12. It was contended before me that under the provisions of Coroner's Act, the Coroner has a right to summon as a witness and examine even a party accused of being implicated in an, offence in the matter of the inquiry held by him. In my opinion, the contention is against the spirit of the Act and the principles of our jurisprudence governing criminal proceedings. When an inquest is held by the police in towns other than the Presidency towns under Section 174 of the Criminal Procedure Code, it is provided by Section 175 that the police officer proceeding under Section 174 may, by an order in writing, summon two or more persons as aforesaid for the purpose of the said investigation, and any other person who appears to be acquainted with the facts of the case. Every person so summoned shall be bound to attend and to answer truly all questions other than questions the answers to which would have a tendency to expose him to a criminal charge, or to a penalty or forfeiture. Section 161 of the Criminal Procedure Code provides : 'Any Police-officer making an investigation under this Chapter or any police-officer not below such rank as the Local Government may, by general or special order, prescribe in this behalf, acting on the requisition of such officer may examine orally any person supposed to be acquainted with the facts and circumstances of the case.
(2) Such person shall be bound to answer all questions relating to such case put to him by such officer, other than questions the answers to which would have a tendency to expose him to a criminal charge or to a penalty or forfeiture.
13. Thus in an investigation by a police-officer, a witness before such officer is not bound to answer any question the answer to which would have a tendency to expose him to a criminal charge or a penalty or a forfeiture. A similar provision is not to be found in the Coroner's Act. By that Act, the Coroner is given the authority to administer oath and examine persons who appear to be acquainted with the facts of the case. The wording of Section 19 of that Act, however, makes it clear that the party accused is not to be included in the term 'witness' as the section says that the Coroner shall be bound to receive evidence on behalf of such party. In my opinion, the whole spirit of the Coroner's Act is that all persons acquainted with the circumstances and cause of the death of a deceased person, excepting persons implicated in a crime in respect of such death, shall be examined as witnesses on oath by the Coroner and that any person who is suspected of being so implicated, shall not be examined. If by an inadvertance any such person is put on oath and examined, in my opinion, such a statement, immediately it is found that the person is in the position of the accused, should be struck off the record and the person told that he is in the position of an accused person and if he wishes to make a statement he might, and that otherwise, he is not bound to make any statement at all, In my opinion, it would be wrong of a Coroner to examine an accused person on oath on the ground that he did not know that the person was the accused person and thereafter use that evidence and on such evidence come to the conclusion that that person is guilty of an offence in respect of the death of the deceased person, The Coroner ought not to put such a statement to the jury after he finds that the person is really an accused person. It is the duty of the prosecution to prove their case and the accused need not make any statement. It would be unjust if the Coroner, on the excuse of the ignorance of the fact that the party examined is the accused person, is allowed to give oath to such a person and to compel him to give evidence and thereafter on that very evidence to ask the jury to come to a conclusion that that person is guilty of the offence in respect of the death of the deceased person into which the Coroner is making an inquiry.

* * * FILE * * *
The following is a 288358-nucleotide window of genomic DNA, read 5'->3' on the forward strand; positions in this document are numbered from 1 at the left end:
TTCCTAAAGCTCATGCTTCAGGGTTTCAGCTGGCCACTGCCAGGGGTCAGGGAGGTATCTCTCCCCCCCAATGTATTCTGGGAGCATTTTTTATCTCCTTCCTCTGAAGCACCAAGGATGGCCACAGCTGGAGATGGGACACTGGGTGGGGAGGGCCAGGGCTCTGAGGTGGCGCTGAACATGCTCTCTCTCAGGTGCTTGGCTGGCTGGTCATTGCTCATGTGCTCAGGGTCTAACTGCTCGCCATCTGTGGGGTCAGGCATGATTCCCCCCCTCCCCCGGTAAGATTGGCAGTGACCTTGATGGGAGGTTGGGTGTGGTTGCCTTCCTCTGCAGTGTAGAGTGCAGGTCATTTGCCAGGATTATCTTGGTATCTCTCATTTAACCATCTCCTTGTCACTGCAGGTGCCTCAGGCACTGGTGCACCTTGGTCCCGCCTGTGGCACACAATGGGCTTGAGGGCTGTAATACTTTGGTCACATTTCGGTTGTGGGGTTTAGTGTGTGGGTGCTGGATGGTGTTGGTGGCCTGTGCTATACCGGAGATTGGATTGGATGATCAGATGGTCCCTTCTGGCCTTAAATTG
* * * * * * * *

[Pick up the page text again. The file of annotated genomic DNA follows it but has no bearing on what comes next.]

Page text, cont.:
14. Under such circumstances, there is no doubt in my mind that, whatever may be the duty of the Coroner on his finding that the person who is examined on oath is really the accused person in the matter, the Court ought not to allow such a statement to be admitted in evidence against the accused.
15. I was told that in taking confessions of the accused persons, the Coroner is not bound by the provisions of the Criminal Procedure Code as to taking of confessions before Magistrates of persons in police custody. However that may be, the Coroner is not like an ordinary individual but a person in authority With certain powers vested in him under statute, and the statement made to him is not like a statement made to a private individual but a statement made to him as an officer investigating into the circumstances and the cause of the death of the person dying in suspicious circumstances. The statement before the Coroner in this case cannot be admitted as a confession as it is a statement on oath. A confession must be voluntary and a person who is summoned to give evidence and who is put on oath, and who answers questions or makes a statement under the compulsion of his oath, cannot be said to have made a voluntary statement.
16. Under the aforesaid circumstances, I hold that the statement is inadmissible in evidence as against the accused. I, therefore, disallow it.